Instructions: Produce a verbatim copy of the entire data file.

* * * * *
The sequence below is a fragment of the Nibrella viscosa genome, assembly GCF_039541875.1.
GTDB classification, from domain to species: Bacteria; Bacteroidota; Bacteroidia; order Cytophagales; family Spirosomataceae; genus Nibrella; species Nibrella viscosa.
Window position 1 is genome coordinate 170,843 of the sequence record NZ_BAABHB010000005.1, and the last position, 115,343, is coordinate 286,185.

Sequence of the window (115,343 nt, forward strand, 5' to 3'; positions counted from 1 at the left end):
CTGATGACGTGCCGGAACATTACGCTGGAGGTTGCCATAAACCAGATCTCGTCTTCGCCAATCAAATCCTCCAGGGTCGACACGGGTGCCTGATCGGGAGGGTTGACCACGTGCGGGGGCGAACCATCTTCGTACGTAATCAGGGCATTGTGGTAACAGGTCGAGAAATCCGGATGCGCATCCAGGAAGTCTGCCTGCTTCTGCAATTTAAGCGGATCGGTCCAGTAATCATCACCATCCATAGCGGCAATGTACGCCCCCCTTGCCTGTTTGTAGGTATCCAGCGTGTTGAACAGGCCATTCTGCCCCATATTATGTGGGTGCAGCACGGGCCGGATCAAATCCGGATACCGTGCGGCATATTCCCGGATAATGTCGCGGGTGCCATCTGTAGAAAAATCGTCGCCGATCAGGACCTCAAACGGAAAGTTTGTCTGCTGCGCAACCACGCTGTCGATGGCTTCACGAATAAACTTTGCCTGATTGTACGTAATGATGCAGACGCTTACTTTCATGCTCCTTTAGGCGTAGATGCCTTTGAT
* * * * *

The sequence below is a fragment of the Nibrella viscosa genome, assembly GCF_039541875.1.
GTDB classification, from domain to species: Bacteria; Bacteroidota; Bacteroidia; order Cytophagales; family Spirosomataceae; genus Nibrella; species Nibrella viscosa.
Window position 1 is genome coordinate 170,843 of the sequence record NZ_BAABHB010000005.1, and the last position, 115,343, is coordinate 286,185.

Sequence of the window (115,343 nt, forward strand, 5' to 3'; positions counted from 1 at the left end):
CTGATGACGTGCCGGAACATTACGCTGGAGGTTGCCATAAACCAGATCTCGTCTTCGCCAATCAAATCCTCCAGGGTCGACACGGGTGCCTGATCGGGAGGGTTGACCACGTGCGGGGGCGAACCATCTTCGTACGTAATCAGGGCATTGTGGTAACAGGTCGAGAAATCCGGATGCGCATCCAGGAAGTCTGCCTGCTTCTGCAATTTAAGCGGATCGGTCCAGTAATCATCACCATCCATAGCGGCAATGTACGCCCCCCTTGCCTGTTTGTAGGTATCCAGCGTGTTGAACAGGCCATTCTGCCCCATATTATGTGGGTGCAGCACGGGCCGGATCAAATCCGGATACCGTGCGGCATATTCCCGGATAATGTCGCGGGTGCCATCTGTAGAAAAATCGTCGCCGATCAGGACCTCAAACGGAAAGTTTGTCTGCTGCGCAACCACGCTGTCGATGGCTTCACGAATAAACTTTGCCTGATTGTACGTAATGATGCAGACGCTTACTTTCATGCTCCTTTAGGCGTAGATGCCTTTGAT